Health Screenings Beyond A History Of Gestational Diabetes Mellitus: A Secondary Analysis Of The Behavioral Risk Factor Surveillance System
Kelly, Johnnetta Phillips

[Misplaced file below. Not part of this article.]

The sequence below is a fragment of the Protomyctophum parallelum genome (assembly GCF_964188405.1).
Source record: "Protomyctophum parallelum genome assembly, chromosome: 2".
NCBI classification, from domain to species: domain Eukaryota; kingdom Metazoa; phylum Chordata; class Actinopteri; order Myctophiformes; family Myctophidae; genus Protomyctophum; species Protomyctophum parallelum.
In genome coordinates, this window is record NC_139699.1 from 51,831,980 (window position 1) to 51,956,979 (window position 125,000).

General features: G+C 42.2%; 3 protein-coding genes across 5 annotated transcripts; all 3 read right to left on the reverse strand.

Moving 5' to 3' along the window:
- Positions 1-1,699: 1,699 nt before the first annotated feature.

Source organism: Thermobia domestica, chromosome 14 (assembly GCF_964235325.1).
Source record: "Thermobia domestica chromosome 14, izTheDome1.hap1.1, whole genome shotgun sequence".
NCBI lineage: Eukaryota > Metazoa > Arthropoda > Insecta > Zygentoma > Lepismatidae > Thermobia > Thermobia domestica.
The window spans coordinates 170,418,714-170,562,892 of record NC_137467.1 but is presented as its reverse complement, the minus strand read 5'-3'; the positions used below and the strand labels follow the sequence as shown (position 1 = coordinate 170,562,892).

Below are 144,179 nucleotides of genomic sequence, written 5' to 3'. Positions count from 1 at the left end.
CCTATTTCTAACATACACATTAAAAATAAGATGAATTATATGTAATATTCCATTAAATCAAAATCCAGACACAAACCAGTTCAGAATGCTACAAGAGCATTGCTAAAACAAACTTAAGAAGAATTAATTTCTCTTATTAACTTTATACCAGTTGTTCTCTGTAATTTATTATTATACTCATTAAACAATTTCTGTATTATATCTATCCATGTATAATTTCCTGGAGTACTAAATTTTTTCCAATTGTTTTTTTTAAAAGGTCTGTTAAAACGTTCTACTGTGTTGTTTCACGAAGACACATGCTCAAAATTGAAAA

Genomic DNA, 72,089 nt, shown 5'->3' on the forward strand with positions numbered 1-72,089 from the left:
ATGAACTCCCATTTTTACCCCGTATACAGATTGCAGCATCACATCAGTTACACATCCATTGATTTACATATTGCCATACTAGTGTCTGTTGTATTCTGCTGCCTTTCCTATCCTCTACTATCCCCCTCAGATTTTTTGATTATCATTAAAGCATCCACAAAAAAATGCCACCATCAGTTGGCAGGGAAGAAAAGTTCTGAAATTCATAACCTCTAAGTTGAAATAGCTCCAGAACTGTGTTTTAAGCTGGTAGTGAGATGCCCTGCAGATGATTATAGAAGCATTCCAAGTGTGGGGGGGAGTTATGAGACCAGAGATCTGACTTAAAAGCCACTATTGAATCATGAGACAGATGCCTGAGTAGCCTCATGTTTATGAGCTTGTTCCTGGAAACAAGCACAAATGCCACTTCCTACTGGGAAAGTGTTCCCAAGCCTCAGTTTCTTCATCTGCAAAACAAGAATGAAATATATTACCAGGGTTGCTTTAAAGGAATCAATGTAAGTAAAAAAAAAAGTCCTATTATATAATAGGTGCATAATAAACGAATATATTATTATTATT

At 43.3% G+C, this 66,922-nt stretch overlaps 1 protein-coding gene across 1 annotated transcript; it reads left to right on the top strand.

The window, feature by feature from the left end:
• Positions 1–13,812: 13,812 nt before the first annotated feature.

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Gestational diabetes mellitus (GDM) affects over 200,000 women in the United States each year placing them at a sevenfold risk of developing type 2 diabetes mellitus within a decade of delivery as compared to women without GDM. Diabetes has been projected to become more epidemic among women yet, a paucity of research has examined glucose screening trends beyond the postpartum period and longitudinal studies are few among those with a reproductive history of GDM. Suboptimal glucose screening and delayed diabetes detection can lead to an increased risk of cardiometabolic morbidity and mortality. Therefore, this study was designed to examine the health screening follow-up gap beyond the post-delivery period among this vulnerable group of women.This secondary analysis of data from the Centers for Disease Control and Prevention Behavioral Risk Factor Surveillance System 2008 described associations among demographic characteristics, gynecological care, and post-pregnancy glucose screening tests among a large representative sample of women who self-reported a history of gestational diabetes.Analyses revealed hGDM women in this sample who engage in annual gynecological care, which included an annual cervical cancer screening test was associated with completion of glucose screening tests and participants were almost twice as likely to have completed glucose screening tests in compliance with current evidence based guidelines as compared to those who had not completed annual Pap tests. However, there were no significant differences in the report of glucose screening regardless of any of the specified demographic characteristics including race, ethnicity, education level, age, BMI, or health insurance.